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I have done a small project, which consists of 5 excel sheet in, code is working fine and I am getting exact result also, but if I rename sheets from sheet1 to some other name I am getting Subscript out of range Error.

What is the reason for this and what needs to be done to overcome this. Please help.

Below is the code

Public  Sub amount_final()

Dim Row1Crnt As Long
Dim Row2Crnt As Long

With Sheets("sheet4")
Row1Last = .Cells(Rows.Count, "B").End(xlUp).Row
End With

Row1Crnt = 2
With Sheets("sheet3")
Row2Last = .Cells(Rows.Count, "B").End(xlUp).Row
End With
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Please post your code as well –  Chetter Hummin Mar 29 '12 at 10:24
Please paste your code here –  playercharlie Mar 29 '12 at 10:25

4 Answers 4

up vote 9 down vote accepted

There is nothing wrong with the code per se. You will get Subscript out of range error if Excel is not able to find a particular sheet which is quite obvious since you renamed it. For example, if you rename your sheet "Sheet3" to "SheetXYZ" then Excel will not be able to find it.

The only way to avoid these kind of errors is to use CODENAME of the sheets. See Snapshot

enter image description here

Here we have a sheet which has a name "Sample Name before Renaming"

So consider this code

Sheets("Sample Name before Renaming").Range("A1").Value = "Blah Blah"

The same code can be written as

Sheet2.Range("A1").Value = "Blah Blah"

Now no matter how many times you rename the sheet, the above code will always work :)



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+1 nice explanation with snapshot :) –  Pradeep Kumar Mar 29 '12 at 10:49
Thanks siddharth, nice and simple explaination. –  neobee Mar 29 '12 at 11:04
+1 well covered Sid –  brettdj Mar 29 '12 at 11:05

The basic issue is that you are referring to sheets using their common names and not their codenames. Whenever you refer to Sheets("sheet4"), you are relying on the sheet having that name in Excel. Codenames are the names assigned in Visual Basic so the end user does not interact with them/as a developer you can change the Excel names any time you like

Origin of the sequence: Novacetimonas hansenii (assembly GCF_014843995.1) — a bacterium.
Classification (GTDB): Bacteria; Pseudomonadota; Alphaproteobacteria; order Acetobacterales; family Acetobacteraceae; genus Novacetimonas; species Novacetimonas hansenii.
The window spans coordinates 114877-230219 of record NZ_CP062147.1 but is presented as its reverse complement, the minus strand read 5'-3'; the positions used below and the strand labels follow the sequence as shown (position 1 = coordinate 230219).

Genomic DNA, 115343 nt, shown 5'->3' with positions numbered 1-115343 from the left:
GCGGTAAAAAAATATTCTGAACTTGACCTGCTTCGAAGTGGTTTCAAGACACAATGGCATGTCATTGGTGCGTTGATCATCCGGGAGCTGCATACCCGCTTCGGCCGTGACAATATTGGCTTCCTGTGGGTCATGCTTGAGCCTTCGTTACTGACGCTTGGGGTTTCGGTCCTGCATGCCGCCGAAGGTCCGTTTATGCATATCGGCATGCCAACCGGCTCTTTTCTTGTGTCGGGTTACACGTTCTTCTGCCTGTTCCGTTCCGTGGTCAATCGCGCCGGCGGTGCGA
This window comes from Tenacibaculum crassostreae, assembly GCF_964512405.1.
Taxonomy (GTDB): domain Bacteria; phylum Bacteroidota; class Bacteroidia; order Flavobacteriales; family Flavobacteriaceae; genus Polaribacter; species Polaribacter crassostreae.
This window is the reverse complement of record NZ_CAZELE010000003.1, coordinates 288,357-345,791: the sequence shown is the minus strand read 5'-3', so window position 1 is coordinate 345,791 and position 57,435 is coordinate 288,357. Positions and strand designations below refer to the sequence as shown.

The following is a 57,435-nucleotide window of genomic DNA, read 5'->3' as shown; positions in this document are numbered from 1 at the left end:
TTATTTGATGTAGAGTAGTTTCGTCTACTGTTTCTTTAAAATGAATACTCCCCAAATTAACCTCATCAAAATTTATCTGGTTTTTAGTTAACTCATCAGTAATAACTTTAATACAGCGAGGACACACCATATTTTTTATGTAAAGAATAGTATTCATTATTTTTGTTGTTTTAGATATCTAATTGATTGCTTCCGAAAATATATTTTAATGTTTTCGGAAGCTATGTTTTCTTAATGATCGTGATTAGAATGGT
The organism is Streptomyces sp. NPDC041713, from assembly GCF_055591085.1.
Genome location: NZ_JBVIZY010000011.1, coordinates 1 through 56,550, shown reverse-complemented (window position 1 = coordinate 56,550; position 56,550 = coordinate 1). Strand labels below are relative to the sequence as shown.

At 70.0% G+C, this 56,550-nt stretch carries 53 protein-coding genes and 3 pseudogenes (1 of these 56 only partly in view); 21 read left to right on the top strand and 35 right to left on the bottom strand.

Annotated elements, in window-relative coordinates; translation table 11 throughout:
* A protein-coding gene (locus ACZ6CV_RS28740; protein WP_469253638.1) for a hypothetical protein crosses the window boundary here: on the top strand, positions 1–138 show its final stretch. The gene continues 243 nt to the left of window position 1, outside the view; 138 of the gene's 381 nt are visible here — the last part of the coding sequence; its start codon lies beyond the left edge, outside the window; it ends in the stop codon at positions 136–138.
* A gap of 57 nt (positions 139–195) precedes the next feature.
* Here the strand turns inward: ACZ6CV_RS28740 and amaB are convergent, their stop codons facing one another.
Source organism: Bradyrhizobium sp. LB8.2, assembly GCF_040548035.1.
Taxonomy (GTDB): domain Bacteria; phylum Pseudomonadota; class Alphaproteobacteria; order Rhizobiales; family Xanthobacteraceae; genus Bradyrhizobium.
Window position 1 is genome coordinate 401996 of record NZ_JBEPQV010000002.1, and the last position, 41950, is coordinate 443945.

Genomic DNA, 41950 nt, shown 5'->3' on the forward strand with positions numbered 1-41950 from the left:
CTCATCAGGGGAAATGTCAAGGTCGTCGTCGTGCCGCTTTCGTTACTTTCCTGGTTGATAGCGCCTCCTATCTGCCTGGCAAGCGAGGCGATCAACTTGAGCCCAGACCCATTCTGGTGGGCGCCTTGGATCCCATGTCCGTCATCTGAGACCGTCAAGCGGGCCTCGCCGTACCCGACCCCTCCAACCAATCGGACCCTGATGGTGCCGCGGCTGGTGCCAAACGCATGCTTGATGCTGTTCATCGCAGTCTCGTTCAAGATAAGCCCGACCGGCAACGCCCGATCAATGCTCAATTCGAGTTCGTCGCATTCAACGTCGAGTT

Using code names is covered at around 9:40 in this Excel help video. You'll note they are quicker to type than the Excel names as do not require the 'Sheets()' qualifier

I couldn't see Sheets("Sheet1") in your code sample but you can switch to codenames for all sheets very quickly by finding/replacing all examples of e.g. 'Sheets("Sheet2").' with 'Sheet2.'

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Refer to each sheet by their code names instead. They are set to Sheet1, Sheet2 etc as default, but you can rename them in the Properties window for each sheet if you want. This way you can write your code like below instead, regardless of what you name the sheets.

With Sheet1
Row1Last = .Cells(Rows.Count, "B").End(xlUp).Row
End With

Row1Crnt = 2
With Sheet2
Row2Last = .Cells(Rows.Count, "B").End(xlUp).Row
End With

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I wanted to share my experience battling this problem. Here is the mistake I committed:

Dim DailyWSNameNew As String
lastrow = Sheets("DailyWSNameNew").Range("A65536").End(xlUp).Row + 1 -- This is wrong as I included a placeholder worksheet name in quotes


lastrow = Sheets(DailyWSNameNew).Range("A65536").End(xlUp).Row + 1

This solved it.

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